Next, Dr. Glenn Murphy, Clinical Professor at the University of Chicago Pritzker School of Medicine; Jeffery S. Vender Chair of Anesthesiology Research and Education and Director of Cardiac Anesthesia and Clinical Research, NorthShore University Health System spoke about “Dosing and reversal of neuromuscular blockade in the patient with obesity.” Dr. Murphy has authored numerous articles, reviews, and book chapters and is a world-renowned researcher in the field of neuromuscular blockade management. Compared to normal weight patients, the patient with obesity presenting for a surgical procedure requiring neuromuscular blockade poses additional challenges to the anesthesiologist. Dr. Murphy addressed the question of dosing optimization for neuromuscular blocking agents (NMBA). Dosing for this type of medication is weight based, but it is often unclear which weight scalar to use: ideal body weight, adjusted body weight, lean body weight, or total body weight. The many physiologic changes in the patient with obesity make the decision difficult given the effect on the pharmacokinetics and pharmacodynamics of NMBAs. Few data have emerged for patients with obesity to guide administration. For example, it is beneficial to choose the dose of succinylcholine based on total body weight, providing the best intubating conditions compared to alternatives. In contrast, the dose of non-depolarizing NMBAs should be based on ideal body weight to avoid significant prolongation of neuromuscular blockade. At the end of the procedure, a reversal agent should always be administered in patients with morbid obesity and routine neuromuscular blockade monitoring should be standard. Neostigmine can have significant side effects and limited effectiveness in NMBA reversal. It needs to be administered at a high train-of-four ratio (3-4) and due to the time required to reach peak effect, it is recommended to wait at least 10 to 15 minutes before tracheal extubation. The recently FDA-approved drug sugammadex should be considered in high-risk patients. Sugammadex can readily reverse a deep neuromuscular block for a commonly used class of NMBAs with a fast onset of action and maximal effect typically within two minutes. These pharmacological features of sugammadex make it a very attractive choice for NMBA reversal in this context.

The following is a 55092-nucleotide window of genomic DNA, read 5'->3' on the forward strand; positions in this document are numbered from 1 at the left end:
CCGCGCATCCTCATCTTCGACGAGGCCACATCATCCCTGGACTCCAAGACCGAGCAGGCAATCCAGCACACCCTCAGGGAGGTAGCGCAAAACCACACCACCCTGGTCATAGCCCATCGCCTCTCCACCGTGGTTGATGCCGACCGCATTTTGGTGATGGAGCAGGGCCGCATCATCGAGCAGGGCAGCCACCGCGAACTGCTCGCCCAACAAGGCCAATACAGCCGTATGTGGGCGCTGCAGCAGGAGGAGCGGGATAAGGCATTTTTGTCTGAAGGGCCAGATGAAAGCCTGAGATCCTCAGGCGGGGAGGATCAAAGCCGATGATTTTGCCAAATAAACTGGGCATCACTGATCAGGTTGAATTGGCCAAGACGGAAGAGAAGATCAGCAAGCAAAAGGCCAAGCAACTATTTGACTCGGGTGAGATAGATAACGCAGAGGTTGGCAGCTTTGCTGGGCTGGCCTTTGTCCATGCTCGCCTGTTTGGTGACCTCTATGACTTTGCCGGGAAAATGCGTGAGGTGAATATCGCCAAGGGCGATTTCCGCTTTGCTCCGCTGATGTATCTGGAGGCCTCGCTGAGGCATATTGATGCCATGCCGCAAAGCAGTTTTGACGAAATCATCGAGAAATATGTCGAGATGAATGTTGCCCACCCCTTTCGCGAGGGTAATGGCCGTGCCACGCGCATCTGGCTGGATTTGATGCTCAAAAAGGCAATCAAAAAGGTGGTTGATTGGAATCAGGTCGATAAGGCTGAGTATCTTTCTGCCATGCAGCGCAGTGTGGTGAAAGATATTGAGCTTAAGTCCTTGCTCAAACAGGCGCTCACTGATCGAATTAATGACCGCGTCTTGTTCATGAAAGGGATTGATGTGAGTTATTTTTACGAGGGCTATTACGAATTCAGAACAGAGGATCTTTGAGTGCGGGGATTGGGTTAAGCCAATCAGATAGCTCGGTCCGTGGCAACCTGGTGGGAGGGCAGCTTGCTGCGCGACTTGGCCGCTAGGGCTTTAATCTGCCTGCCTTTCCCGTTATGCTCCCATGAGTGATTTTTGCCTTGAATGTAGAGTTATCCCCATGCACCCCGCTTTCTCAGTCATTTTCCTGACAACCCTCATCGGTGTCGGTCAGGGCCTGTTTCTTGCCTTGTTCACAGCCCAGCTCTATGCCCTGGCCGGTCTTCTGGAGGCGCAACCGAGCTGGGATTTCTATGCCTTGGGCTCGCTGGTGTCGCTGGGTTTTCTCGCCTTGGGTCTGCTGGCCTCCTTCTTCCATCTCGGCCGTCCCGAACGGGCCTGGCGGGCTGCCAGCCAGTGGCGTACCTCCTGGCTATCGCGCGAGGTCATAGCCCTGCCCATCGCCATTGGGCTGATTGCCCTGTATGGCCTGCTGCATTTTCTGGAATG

These two presentations were followed by the scientific abstract session. This part of the program included the review of scientific posters, and the opportunity to meet with our industry supporters Merck, Mallinckrodt, Pacira and Gettinge Group, as well as a dinner break for speakers and attendees.
A research team member from each of the top three winning scientific abstracts then presented five-minute summaries of findings followed by a brief Q&A session.
The first prize went to Dr. Antony Carrier-Boucher from the Institut Universitaire de Cardiologie et Pneumologie de Quebec in Canada for his groups’ work entitled“EPO2–Evaluation of the preoxygenation in morbidly obese. Optimal position and ventilation mode.” Dr. Mahesh Nagappa presented his group’s work on “Postoperative outcomes in obstructive sleep apnea patients undergoing cardiac surgery: A systematic review and meta-analysis” to win the second prize.
“Non-invasive assessment of low minute ventilation in the PACU and general hospital floor” was the title of the study that won the third prize; Dr. Roman Schumann presented the abstract.